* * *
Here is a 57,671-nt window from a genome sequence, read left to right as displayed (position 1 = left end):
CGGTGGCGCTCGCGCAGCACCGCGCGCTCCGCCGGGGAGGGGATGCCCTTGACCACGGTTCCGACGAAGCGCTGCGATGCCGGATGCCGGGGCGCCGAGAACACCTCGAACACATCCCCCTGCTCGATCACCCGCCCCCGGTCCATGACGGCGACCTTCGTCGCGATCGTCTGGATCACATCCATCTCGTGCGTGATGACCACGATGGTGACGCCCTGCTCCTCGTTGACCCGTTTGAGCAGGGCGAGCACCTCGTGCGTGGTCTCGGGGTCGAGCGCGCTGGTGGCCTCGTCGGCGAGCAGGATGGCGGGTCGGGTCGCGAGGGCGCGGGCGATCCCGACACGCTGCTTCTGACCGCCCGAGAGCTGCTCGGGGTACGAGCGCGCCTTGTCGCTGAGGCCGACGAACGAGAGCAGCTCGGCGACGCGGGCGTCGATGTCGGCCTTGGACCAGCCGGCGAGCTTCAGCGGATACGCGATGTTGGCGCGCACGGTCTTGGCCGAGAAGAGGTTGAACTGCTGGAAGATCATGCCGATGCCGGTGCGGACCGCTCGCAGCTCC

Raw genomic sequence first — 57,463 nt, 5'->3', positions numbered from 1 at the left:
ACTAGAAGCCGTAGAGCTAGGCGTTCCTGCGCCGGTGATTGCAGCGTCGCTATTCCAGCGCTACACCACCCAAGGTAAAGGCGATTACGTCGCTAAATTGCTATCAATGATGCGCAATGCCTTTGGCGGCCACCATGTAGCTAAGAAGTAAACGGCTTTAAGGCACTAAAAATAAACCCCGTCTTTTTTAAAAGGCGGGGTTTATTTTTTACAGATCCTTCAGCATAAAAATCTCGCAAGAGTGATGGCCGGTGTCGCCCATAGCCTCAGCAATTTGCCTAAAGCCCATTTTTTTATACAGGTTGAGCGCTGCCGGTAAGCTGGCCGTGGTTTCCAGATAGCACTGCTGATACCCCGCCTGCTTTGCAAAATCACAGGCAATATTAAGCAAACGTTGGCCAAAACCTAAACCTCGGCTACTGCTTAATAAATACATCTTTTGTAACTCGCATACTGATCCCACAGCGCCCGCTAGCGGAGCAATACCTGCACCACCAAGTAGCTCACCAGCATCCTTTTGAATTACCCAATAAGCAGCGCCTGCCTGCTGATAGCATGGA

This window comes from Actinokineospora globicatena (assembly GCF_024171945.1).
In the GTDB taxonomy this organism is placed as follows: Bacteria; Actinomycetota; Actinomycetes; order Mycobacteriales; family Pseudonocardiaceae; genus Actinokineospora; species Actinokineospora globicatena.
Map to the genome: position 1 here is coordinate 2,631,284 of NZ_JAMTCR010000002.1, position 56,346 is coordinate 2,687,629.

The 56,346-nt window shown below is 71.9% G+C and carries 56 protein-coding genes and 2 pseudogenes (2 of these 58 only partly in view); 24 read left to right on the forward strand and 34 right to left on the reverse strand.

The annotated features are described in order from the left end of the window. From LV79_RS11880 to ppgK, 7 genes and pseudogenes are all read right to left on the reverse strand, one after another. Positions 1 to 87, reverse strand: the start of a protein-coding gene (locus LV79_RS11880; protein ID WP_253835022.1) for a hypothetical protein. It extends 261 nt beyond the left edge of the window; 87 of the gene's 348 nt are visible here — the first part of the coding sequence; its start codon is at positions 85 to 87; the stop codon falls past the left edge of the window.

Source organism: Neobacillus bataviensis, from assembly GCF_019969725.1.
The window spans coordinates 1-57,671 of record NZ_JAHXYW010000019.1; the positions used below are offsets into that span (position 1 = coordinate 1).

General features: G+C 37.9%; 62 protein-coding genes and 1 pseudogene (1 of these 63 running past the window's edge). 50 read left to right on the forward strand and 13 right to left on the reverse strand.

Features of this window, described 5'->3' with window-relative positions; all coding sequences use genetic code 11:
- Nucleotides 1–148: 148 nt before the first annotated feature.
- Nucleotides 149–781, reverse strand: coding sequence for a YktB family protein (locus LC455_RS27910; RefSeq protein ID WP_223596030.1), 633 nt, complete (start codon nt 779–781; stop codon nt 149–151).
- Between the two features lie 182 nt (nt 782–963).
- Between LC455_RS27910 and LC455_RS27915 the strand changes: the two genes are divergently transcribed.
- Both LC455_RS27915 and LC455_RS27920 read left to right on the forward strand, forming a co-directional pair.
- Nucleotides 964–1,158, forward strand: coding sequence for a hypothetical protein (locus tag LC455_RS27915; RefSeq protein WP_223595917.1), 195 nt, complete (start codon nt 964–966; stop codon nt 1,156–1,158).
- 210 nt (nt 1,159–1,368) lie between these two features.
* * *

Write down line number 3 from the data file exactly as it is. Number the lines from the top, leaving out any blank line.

Raw genomic sequence first — 57,463 nt, 5'->3', positions numbered from 1 at the left: